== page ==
The other slightly startling omission was any mention of evangelism. Perhaps some of this growth will come from transfers back from churches to which Anglicans have transferred in recent years—often those who are most committed and the biggest givers. Perhaps some growth will be biological, through the baptism of children of Christian parents. But my guess is that a good proportion of these new disciples will come through evangelism and conversion, so we probably need to talk about this at some point.
All these challenges aside, what was most striking was the change in tone in Synod from the first to the second half of the meeting. Overall, people appeared to be genuinely excited by the possibilities that this plan might open up—and I genuinely don’t think that excitement was just about having more people to pay the parish share! Aim at nothing, says the old adage, and you are sure to hit it. Here instead was a challenging target that we could focus on and feel excited about, even if there are risks of failure involved.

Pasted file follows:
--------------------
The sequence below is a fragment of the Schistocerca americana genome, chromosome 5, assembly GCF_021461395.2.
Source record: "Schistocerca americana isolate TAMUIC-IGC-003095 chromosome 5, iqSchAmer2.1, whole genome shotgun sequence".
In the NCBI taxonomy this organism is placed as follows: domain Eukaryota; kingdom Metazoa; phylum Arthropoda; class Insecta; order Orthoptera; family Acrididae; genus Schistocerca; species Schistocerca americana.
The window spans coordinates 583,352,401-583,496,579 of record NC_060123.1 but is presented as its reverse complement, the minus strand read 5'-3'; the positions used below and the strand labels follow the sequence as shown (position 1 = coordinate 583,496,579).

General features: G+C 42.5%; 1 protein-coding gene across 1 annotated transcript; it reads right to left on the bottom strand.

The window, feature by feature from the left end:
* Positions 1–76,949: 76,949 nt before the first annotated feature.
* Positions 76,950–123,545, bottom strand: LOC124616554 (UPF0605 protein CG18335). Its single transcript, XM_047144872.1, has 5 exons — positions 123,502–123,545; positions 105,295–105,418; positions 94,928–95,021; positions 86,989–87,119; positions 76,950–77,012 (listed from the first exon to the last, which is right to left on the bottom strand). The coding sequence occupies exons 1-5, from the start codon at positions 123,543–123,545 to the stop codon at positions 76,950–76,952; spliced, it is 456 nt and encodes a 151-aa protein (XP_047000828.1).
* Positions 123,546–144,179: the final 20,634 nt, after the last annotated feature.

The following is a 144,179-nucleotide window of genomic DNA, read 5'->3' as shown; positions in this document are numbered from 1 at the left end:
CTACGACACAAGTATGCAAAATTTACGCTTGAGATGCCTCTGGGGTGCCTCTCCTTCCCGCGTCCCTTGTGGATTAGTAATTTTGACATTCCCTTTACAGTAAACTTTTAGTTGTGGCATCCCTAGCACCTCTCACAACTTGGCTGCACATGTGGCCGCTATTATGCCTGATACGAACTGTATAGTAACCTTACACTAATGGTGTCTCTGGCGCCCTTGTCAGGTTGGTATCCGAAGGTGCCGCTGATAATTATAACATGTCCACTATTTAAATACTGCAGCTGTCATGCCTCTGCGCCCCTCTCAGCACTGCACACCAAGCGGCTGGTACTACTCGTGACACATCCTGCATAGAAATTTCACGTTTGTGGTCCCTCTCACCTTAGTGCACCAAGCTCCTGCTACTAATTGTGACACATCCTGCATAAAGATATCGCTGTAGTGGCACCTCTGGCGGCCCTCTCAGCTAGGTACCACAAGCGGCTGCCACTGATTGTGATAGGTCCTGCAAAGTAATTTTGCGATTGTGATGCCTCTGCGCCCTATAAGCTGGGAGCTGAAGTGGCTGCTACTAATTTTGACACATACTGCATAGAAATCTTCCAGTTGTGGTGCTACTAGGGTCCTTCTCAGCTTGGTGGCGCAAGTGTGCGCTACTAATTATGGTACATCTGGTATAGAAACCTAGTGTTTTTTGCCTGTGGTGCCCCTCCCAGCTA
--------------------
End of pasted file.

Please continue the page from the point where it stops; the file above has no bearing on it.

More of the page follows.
There is a universal dynamic at work here; narratives of decline are not animating or inspiring, and everyone would like to be part of a ‘winning team.’ But I think there is something more profound at work as well. Two years ago, American pastor and publisher Thom Rainer published Autopsy of a Dead Church, exploring what it was that led to church decline and closure. The contents list alone is worth scanning—and not too surprising. But overall, the message of the book (as summed up by one reviewer) is that churches die when they look inward and are concerned about preserving themselves, the past and their preferences. Church thrive when their focus is outwards.
In the context of confidence about God’s provision and the harvest being ready, it feels to me as though the diocese has just taken a significant step in being outward looking. That is surely a vital step towards a thriving future.
Additional Note: in conversation with Paul Williams subsequently, he has pointed out that he carefully avoids the language of ‘targets’ and instead talks of ‘aspirations’, not least because this is something we believe God is calling us to, rather than something we ourselves are trying to achieve.